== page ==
The Supreme Court and Baseball.

Justice Alito, Phillies phanatic.

As a baseball fan, I was pleased to read the NY Times’ article yesterday highlighting some of the current Supreme Court justices’ connections with the venerable American pastime–baseball. Nominee Elena Kagan is a New York Mets fan, while Bronx-bred Sotomayor is a New York Yankees fan. The article relates a fun story about Breyer (Red Sox fan) organizing a welcoming party for Samuel Alito (Phillies fan). As Alito remembers it, “He opened the door and the Phillie Phanatic came in and gave me a big hug. And it was great.” Aww.

A story about Justice Stevens’ early history with the game testified to the senior jurist’s advancing years. Jeffrey Toobin penned the tale in a tribute piece in The New Yorker earlier this year:

On a wall in Stevens’s chambers that is mostly covered with autographed photographs of Chicago sports heroes, from Ernie Banks to Michael Jordan, there is a box score from Game Three of the 1932 World Series, between the Yankees and the Cubs. When Babe Ruth came to bat in the fifth inning, at Wrigley Field, according to a much disputed baseball legend, he pointed to the center-field stands and then proceeded to hit a home run right to that spot. The event is known as “the called shot.”

“My dad took me to see the World Series, and we were sitting behind third base, not too far back,” Stevens, who was twelve years old at the time, told me. He recalled that the Cubs players had been hassling Ruth from the dugout earlier in the game. “Ruth did point to the center-field scoreboard,” Stevens said. “And he did hit the ball out of the park after he pointed with his bat. So it really happened.”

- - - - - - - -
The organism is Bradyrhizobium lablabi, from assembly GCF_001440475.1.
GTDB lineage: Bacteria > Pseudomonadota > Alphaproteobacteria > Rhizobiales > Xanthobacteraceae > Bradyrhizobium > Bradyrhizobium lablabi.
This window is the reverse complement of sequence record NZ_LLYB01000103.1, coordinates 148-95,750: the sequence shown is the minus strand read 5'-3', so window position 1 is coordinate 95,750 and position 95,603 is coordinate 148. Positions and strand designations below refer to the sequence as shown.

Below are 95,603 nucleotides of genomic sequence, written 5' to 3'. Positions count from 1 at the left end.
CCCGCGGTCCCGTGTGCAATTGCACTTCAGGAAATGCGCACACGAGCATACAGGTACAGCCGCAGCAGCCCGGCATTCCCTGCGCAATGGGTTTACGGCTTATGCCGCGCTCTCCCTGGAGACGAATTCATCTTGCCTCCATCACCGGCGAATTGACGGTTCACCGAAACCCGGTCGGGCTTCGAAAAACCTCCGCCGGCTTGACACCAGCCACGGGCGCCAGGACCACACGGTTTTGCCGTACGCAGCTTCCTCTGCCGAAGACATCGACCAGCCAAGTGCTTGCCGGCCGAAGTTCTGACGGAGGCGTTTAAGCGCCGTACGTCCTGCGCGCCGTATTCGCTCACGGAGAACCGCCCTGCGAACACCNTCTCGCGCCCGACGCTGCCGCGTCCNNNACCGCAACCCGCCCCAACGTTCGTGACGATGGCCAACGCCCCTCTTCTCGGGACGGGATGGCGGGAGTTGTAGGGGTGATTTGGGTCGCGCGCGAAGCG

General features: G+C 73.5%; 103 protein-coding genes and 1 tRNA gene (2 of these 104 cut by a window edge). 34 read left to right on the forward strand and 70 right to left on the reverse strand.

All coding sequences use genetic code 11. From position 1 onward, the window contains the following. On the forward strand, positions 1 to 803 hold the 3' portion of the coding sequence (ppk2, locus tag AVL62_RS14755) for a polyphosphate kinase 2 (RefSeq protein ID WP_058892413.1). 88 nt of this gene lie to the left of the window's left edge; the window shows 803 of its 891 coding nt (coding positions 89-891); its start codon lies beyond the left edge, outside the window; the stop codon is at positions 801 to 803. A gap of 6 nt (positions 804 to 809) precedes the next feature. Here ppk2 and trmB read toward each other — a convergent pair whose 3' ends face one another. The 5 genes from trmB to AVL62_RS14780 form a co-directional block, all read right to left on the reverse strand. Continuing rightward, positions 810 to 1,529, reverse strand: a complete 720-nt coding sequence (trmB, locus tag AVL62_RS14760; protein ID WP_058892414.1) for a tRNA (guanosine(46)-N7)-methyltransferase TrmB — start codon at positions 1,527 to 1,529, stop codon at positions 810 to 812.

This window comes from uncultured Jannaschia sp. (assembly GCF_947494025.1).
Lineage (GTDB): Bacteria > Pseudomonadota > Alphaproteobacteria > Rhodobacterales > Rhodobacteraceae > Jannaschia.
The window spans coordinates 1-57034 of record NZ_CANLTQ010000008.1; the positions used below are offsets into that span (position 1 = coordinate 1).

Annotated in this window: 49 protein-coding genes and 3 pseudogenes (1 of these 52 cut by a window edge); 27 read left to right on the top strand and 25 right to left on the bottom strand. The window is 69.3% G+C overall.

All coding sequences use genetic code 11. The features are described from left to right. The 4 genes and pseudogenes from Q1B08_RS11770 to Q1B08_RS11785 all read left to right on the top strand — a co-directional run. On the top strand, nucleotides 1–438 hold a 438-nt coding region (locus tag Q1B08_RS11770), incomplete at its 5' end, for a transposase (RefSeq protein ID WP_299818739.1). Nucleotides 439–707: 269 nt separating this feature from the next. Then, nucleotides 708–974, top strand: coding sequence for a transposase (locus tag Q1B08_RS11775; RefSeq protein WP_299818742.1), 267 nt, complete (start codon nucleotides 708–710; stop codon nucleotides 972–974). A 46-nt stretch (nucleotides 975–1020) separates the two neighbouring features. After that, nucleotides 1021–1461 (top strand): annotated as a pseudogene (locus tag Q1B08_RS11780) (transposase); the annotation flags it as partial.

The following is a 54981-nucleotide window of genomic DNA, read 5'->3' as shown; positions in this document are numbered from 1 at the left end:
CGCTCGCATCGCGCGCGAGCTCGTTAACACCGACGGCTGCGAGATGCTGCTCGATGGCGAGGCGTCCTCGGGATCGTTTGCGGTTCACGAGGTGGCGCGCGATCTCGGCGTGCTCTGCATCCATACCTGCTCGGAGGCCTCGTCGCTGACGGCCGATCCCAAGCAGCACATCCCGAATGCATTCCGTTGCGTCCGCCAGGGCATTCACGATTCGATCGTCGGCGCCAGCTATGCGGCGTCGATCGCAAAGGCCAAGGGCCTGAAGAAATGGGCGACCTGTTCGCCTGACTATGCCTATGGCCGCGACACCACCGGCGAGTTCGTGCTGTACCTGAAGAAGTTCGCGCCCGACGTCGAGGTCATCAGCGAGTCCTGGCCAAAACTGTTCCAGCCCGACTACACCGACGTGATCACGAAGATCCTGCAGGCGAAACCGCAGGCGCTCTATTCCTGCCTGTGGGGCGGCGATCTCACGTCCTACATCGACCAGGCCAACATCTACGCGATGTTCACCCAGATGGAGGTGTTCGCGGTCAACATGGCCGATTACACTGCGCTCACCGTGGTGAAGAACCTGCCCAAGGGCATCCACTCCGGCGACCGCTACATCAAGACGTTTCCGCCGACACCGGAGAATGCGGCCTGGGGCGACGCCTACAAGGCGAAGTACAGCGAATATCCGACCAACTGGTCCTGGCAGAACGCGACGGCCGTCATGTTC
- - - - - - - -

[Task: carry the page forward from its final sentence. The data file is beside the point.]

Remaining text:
Stevens has a reverence for facts. He mentioned that he vividly recalled Ruth’s shot flying over the center-field scoreboard. But, at a recent conference, a man in the audience said that Ruth’s homer had landed right next to his grandfather, who was sitting far away from the scoreboard. “That makes me warn you that you should be careful about trusting the memory of elderly witnesses,” Stevens said. The box score was a gift from a friend; Stevens noticed that it listed the wrong pitchers for the game, so he crossed them out with a red pen, and wrote in the right names.

This meticulousness is evident in Stevens’s judicial writing.

There were a few stories that I was surprised the author did not touch on, however. In discussing the high frequency of baseball analogies in legal writing (by law-makers and law-appliers alike), the author failed to mention the pithy remark from John Roberts at his Senate confirmation hearings: “I will remember that it’s my job to call balls and strikes and not to pitch or bat.” It was a metaphor that not only sparked much commentary in the immediate aftermath, but extended into Sonia Sotomayor’s hearing, as this Gawker video compilation and this YouTube clip illustrate:

The other major relationship between the Supreme Court and Major League Baseball has been the latter’s preferential treatment at the gentle and accommodating hands of the former. Just this past week, the Supreme Court held in American Needle v. NFL, in a unanimous decision, that the NFL was not exempt from the Sherman Antitrust Act prohibiting anti-competitive cartel collusion. The NFL cannot decide as a group which single company would hold the license to manufacture merchandise for all NFL teams, and the decision may broadly impact a wide range of NFL policies–from TV rights, to marketing, and perhaps even free agency.